This blog post refers to two separate cases issued on Feb. 6, 2007 by Chancellor Chandler.

In Ryan v. Gifford, (Del. Ch., Feb. 6, 2007), 2007 WL 416162, read opinion here , Chancellor Chandler issued a 38 page opinion denying a motion to dismiss certain claims alleging that approving or accepting backdating of options was a violation of the duty of care and loyalty especially as they were in violation of a shareholder approved Stock Option Plan. Also addressed by the court was the important topic of the "internal affairs doctrine". The court refused to defer to similar pending litigation in California.

Prof. Bainbridge here, and Prof. Ribstein here, have already commented on the case in a more scholarly way than I can. This is the first authoritative decision on backdating of options, a topic about which much has been written in the mainstream and specialty press, including blogs of course.

The same day, Chancellor Chandler issued a separate 77-page decision  in a separate case, titled:

In Re Tyson Foods, Inc. Consolidated Shareholder Litigation, (Del. Ch., Feb. 6, 2007), 2007 WL  416132, read opinion here, regarding "spring-loaded stock options" (and many other issues), that Prof. Bainbridge also discusses here.   Prof. Ribstein also has scholarly commentary on the opinion here.  Spring-loaded options are options granted prior to the public disclosure of material inside information.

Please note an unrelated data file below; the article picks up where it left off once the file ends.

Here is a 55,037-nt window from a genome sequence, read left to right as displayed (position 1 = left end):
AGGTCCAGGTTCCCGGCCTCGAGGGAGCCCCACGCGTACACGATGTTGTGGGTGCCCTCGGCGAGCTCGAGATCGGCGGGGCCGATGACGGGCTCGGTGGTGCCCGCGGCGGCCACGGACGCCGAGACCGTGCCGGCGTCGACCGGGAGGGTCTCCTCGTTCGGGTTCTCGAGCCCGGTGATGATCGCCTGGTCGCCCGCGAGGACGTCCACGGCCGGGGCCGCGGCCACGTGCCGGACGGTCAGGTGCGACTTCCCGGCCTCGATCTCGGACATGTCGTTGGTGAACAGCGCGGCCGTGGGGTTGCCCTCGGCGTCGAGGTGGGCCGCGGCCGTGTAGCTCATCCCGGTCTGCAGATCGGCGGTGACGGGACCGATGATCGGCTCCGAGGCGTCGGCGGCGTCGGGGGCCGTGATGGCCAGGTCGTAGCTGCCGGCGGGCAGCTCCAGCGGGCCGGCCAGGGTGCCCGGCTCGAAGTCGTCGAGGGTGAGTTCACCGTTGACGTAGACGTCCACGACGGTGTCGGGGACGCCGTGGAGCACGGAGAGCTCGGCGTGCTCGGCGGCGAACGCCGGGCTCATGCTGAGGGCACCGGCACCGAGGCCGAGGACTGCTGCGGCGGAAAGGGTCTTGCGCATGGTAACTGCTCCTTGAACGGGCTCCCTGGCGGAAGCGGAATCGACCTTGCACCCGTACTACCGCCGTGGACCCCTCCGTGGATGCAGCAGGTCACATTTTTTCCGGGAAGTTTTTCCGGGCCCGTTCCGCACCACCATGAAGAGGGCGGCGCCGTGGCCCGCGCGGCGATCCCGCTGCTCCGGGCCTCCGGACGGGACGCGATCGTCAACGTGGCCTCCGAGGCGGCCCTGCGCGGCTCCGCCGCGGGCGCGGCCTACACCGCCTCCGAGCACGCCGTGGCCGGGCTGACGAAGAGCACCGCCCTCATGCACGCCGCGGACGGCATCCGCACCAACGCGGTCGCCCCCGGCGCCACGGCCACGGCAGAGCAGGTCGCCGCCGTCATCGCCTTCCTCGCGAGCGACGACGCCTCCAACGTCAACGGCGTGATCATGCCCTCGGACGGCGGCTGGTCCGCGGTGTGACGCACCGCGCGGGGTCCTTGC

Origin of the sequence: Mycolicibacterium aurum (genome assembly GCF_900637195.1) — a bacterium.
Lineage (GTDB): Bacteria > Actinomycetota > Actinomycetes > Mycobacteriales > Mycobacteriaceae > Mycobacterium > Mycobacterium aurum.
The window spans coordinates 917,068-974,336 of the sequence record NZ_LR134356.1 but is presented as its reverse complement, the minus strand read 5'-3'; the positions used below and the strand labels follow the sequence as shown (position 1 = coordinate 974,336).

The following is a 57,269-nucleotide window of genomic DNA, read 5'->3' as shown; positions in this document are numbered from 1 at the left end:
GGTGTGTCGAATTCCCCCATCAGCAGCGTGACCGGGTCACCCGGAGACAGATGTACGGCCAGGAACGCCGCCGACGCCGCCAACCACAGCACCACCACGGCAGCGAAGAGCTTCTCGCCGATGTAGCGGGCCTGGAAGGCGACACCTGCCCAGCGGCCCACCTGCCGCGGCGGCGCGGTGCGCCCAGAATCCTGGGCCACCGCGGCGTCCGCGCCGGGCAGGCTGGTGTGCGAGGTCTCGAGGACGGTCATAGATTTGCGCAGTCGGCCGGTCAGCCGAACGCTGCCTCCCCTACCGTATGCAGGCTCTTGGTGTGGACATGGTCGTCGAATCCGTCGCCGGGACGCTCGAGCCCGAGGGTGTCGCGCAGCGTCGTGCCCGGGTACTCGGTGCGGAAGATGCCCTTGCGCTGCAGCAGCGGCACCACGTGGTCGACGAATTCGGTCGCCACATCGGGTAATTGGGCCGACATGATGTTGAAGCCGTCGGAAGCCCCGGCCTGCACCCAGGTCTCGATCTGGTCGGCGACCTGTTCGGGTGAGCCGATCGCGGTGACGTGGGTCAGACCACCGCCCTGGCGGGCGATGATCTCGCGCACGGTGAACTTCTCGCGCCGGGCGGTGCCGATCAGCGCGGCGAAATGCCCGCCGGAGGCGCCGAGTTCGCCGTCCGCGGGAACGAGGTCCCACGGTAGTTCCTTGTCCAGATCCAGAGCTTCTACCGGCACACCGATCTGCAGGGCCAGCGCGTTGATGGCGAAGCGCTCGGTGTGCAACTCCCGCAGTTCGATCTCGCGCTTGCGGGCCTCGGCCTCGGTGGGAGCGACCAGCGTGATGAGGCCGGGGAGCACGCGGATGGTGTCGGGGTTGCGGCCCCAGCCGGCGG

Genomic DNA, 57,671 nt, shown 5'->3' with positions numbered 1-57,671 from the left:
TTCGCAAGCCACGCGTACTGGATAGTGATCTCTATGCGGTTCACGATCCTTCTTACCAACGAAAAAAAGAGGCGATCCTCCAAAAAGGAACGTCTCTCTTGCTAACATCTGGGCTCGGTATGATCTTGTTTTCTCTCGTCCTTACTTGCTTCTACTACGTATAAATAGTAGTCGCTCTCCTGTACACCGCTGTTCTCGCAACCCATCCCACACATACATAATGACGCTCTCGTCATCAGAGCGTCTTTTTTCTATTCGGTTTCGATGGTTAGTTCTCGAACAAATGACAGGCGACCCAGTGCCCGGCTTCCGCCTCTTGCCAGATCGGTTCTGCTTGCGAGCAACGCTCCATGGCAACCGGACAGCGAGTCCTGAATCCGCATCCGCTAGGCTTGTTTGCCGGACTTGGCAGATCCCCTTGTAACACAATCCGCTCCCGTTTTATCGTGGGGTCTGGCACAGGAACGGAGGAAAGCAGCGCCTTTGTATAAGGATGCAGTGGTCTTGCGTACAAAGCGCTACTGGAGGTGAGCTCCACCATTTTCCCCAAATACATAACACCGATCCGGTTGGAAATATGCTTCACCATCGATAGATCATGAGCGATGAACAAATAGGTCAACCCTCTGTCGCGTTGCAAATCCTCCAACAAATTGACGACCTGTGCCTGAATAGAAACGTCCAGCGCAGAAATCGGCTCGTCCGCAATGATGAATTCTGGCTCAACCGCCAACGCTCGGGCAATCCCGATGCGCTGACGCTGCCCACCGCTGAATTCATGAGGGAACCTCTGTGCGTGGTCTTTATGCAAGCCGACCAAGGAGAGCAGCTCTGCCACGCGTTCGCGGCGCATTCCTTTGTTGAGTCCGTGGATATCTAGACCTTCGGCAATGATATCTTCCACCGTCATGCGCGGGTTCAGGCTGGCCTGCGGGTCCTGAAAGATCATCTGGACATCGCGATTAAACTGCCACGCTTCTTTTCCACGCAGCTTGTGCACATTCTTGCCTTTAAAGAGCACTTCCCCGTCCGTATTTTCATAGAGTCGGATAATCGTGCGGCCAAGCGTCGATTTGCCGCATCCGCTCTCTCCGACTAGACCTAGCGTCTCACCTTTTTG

The court cites to both Ribstein’s blog and Bainbridge’s blog in the opinion  for their prior analysis of the issue.

For those with an appetite for this topic, like the writer of this blog that focuses on decisions from the Chancery Court, the commentary by 2 of the leading corporate law experts in the country, within 24 hours of a decision being published,  is like an "all you can eat buffet". Moreover, in a sense, they are making the job of this blogger easier by providing expert analysis on these cases that I can simply link to, at least initially, instead of making the time (between paying clients) as soon as the opinion is published, to read over 120 pages of substantive legal reasoning by the court and then comment on it. The scholarly insights of Ribstein and Bainbridge on these 2 cases  is more than the average reader has time to digest in a day or so anyway, and they provide exemplary insight on these cases until my schedule allows me to come back to provide my own commentary (if my comments are even necessary and if I have the time to do so at all.)

UPDATE: Prof. Ribstein  provides more analysis on materiality as it relates to backdating here.

UPDATE II: The Harvard Corporate Governance Blog has on post here on Feb. 13 that links to a memo from the Wachtell Lipton firm "interpreting" the above 2 decisions by the Chancellor.